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Coca-Cola on Friday announced a surprise move to buy Costa Coffee, one of Europe’s largest cafe chains, from current owners Whitbread for £3.9 billion ($5.1 billion).

Whitbread has been clear for a while that it wanted to offload Costa, and had initially planned to spin off the company from its main business. However, it settled on a sale after an approach from Coca-Cola in June.

On the surface, the move makes sense for both sides of the deal, with Whitbread earning significantly more from the sale than it would have from a spin out, and Coca-Cola getting a well established brand in a space it is looking to enter.

But how are analysts in the City of London and on Wall Street reacting to the news, one of the biggest leisure deals of 2018 so far? To find out, Business Insider rounded up some of the notes and analysis circulated on Friday.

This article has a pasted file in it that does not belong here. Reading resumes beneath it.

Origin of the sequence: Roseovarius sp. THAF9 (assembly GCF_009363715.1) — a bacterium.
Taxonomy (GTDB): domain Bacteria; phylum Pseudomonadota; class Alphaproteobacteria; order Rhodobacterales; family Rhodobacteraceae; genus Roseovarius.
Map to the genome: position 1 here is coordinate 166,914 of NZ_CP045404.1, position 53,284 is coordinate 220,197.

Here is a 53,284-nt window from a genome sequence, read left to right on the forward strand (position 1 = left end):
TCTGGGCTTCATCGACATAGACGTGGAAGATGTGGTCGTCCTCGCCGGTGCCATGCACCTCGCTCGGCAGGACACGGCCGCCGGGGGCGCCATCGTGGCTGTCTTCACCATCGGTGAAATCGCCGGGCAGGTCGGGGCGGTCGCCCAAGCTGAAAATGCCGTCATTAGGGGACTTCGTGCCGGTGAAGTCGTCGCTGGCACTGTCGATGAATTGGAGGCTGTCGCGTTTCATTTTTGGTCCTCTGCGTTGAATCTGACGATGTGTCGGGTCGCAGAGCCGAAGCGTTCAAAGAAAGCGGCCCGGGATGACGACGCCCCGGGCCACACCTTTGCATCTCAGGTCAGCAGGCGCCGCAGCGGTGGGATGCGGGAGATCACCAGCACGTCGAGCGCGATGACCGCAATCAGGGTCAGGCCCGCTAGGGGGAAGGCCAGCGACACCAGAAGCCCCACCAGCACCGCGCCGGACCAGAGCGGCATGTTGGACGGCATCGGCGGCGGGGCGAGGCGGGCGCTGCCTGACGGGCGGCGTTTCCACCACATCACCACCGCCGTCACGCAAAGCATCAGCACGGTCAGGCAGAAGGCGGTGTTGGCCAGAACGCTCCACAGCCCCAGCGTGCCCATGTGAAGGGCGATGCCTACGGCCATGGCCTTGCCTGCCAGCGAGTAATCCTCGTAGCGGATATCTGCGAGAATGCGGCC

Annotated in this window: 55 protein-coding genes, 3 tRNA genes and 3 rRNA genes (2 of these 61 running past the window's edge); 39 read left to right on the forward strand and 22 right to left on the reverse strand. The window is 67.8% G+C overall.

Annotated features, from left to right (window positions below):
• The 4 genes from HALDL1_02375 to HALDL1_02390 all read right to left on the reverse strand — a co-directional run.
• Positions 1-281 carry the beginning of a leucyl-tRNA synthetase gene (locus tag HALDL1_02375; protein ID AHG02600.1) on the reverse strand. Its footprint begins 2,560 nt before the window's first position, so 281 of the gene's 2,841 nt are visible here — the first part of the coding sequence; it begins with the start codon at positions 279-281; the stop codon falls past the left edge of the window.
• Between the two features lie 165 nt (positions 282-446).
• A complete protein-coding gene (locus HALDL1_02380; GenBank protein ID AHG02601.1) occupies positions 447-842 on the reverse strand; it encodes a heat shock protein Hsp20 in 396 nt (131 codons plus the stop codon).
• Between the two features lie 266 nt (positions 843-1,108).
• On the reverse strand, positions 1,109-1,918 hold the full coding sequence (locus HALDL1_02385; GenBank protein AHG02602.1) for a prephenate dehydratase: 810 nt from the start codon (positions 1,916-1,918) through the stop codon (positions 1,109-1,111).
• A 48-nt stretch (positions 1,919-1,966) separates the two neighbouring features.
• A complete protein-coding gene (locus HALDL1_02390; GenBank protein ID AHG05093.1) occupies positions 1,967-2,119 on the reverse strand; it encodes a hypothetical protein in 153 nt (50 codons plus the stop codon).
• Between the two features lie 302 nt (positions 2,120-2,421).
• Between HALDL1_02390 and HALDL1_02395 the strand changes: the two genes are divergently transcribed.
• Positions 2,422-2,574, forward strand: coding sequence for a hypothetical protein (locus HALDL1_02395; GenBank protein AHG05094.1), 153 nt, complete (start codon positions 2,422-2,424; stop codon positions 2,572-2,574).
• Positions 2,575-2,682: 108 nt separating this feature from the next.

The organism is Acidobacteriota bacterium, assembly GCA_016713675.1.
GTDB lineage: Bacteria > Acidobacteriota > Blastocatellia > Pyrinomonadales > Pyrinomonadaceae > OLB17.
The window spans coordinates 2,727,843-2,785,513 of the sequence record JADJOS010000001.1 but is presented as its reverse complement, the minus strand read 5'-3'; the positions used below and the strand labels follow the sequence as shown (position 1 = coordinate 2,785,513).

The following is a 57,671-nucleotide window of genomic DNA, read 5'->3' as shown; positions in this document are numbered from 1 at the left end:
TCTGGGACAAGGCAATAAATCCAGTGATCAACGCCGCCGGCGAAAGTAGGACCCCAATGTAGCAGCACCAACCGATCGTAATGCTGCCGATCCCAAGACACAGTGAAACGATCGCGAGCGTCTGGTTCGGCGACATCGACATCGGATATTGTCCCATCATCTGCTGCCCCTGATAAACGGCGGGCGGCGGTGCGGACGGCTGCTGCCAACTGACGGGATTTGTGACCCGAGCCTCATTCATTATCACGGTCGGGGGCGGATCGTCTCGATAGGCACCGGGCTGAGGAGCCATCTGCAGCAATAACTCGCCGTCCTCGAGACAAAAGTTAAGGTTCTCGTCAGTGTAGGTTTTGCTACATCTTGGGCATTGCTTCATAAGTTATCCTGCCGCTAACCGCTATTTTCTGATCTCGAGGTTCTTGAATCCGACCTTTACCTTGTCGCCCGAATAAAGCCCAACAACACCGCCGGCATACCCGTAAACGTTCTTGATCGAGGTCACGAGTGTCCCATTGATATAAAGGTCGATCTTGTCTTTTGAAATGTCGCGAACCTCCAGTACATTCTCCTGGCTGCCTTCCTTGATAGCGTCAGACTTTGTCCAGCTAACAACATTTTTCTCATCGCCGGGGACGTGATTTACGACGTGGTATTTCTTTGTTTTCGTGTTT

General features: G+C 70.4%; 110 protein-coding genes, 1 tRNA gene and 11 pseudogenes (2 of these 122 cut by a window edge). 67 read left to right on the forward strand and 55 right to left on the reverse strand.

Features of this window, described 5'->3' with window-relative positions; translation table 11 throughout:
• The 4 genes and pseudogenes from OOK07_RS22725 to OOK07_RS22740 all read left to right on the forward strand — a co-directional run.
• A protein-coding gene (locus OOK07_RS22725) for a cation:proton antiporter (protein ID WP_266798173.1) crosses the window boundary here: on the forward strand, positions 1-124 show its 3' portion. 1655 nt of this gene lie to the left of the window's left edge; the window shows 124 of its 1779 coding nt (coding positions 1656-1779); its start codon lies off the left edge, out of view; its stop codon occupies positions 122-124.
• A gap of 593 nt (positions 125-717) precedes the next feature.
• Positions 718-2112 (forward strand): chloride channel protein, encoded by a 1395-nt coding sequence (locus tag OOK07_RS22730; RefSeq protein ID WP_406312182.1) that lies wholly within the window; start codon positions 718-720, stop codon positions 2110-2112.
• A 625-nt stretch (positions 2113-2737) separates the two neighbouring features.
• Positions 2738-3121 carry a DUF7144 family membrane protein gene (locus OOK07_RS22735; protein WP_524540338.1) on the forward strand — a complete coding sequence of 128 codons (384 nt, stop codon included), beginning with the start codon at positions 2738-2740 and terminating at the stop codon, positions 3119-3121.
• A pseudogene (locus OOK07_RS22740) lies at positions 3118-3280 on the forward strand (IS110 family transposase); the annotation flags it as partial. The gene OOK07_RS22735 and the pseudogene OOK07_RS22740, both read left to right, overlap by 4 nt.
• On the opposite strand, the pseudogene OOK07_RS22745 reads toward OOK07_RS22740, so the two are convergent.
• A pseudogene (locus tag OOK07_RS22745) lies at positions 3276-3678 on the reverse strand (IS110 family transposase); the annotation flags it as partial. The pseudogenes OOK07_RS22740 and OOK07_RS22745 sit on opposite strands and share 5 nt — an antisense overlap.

Check them out below.

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Credit Suisse: “A huge premium”

Credit Suisse:
A Cappuccino stands on a table at a branch of Costa coffee in Manchester, Britain.
Reuters/Phil Noble

The Swiss lender focuses on how much higher a valuation Coca-Cola is paying for Costa Coffee than the market currently values it.

“A huge premium to that implied by the market: We valued Costa at £2.5bn in our 5280p SOTP based on a 10x 2019E EBITDA multiple,” a team of analysts led by Tim Ramskill wrote.

“The disposal price of £3.8bn (after transaction costs) implies a 15.7x multiple. We estimate the current share price was discounting a multiple of 8.0x and therefore the deal adds £2.0bn of value or 1075p per share compared to the close price.”

Effectively, the deal is twice as costly as it perhaps should have been.

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Citi: A $4.2 billion boost to Whitbread

Citi: A $4.2 billion boost to Whitbread Flickr/Mike Mozart

Monique Pollard and her team at Citi believe the deal will give Costa…